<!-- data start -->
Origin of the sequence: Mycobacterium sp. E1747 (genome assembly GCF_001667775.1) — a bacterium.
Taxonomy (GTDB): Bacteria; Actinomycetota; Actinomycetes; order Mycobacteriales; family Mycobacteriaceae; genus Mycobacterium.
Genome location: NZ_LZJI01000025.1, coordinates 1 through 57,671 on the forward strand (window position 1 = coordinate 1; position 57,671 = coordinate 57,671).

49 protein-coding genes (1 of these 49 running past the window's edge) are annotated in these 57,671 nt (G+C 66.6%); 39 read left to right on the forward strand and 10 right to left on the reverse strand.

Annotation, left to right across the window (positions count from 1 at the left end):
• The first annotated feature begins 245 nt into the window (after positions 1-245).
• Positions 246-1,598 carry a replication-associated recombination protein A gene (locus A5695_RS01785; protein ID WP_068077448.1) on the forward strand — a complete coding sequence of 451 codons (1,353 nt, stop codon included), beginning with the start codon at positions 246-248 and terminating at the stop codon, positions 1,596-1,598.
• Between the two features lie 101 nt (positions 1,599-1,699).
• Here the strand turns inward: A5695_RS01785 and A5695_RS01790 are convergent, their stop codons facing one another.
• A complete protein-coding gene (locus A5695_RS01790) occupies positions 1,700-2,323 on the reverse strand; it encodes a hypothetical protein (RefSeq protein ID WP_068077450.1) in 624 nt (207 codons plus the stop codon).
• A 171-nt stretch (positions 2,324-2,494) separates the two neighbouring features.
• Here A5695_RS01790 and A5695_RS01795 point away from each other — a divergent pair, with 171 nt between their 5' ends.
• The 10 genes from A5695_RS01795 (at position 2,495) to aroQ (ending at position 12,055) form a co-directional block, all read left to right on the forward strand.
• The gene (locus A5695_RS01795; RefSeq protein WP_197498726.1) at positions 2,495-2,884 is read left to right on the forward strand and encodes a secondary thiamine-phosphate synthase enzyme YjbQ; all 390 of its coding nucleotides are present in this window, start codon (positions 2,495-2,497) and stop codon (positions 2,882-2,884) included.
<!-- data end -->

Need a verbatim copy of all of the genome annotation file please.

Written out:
Origin of the sequence: Mycobacterium sp. E1747 (genome assembly GCF_001667775.1) — a bacterium.
Taxonomy (GTDB): Bacteria; Actinomycetota; Actinomycetes; order Mycobacteriales; family Mycobacteriaceae; genus Mycobacterium.
Genome location: NZ_LZJI01000025.1, coordinates 1 through 57,671 on the forward strand (window position 1 = coordinate 1; position 57,671 = coordinate 57,671).

49 protein-coding genes (1 of these 49 running past the window's edge) are annotated in these 57,671 nt (G+C 66.6%); 39 read left to right on the forward strand and 10 right to left on the reverse strand.

Annotation, left to right across the window (positions count from 1 at the left end):
• The first annotated feature begins 245 nt into the window (after positions 1-245).
• Positions 246-1,598 carry a replication-associated recombination protein A gene (locus A5695_RS01785; protein ID WP_068077448.1) on the forward strand — a complete coding sequence of 451 codons (1,353 nt, stop codon included), beginning with the start codon at positions 246-248 and terminating at the stop codon, positions 1,596-1,598.
• Between the two features lie 101 nt (positions 1,599-1,699).
• Here the strand turns inward: A5695_RS01785 and A5695_RS01790 are convergent, their stop codons facing one another.
• A complete protein-coding gene (locus A5695_RS01790) occupies positions 1,700-2,323 on the reverse strand; it encodes a hypothetical protein (RefSeq protein ID WP_068077450.1) in 624 nt (207 codons plus the stop codon).
• A 171-nt stretch (positions 2,324-2,494) separates the two neighbouring features.
• Here A5695_RS01790 and A5695_RS01795 point away from each other — a divergent pair, with 171 nt between their 5' ends.
• The 10 genes from A5695_RS01795 (at position 2,495) to aroQ (ending at position 12,055) form a co-directional block, all read left to right on the forward strand.
• The gene (locus A5695_RS01795; RefSeq protein WP_197498726.1) at positions 2,495-2,884 is read left to right on the forward strand and encodes a secondary thiamine-phosphate synthase enzyme YjbQ; all 390 of its coding nucleotides are present in this window, start codon (positions 2,495-2,497) and stop codon (positions 2,882-2,884) included.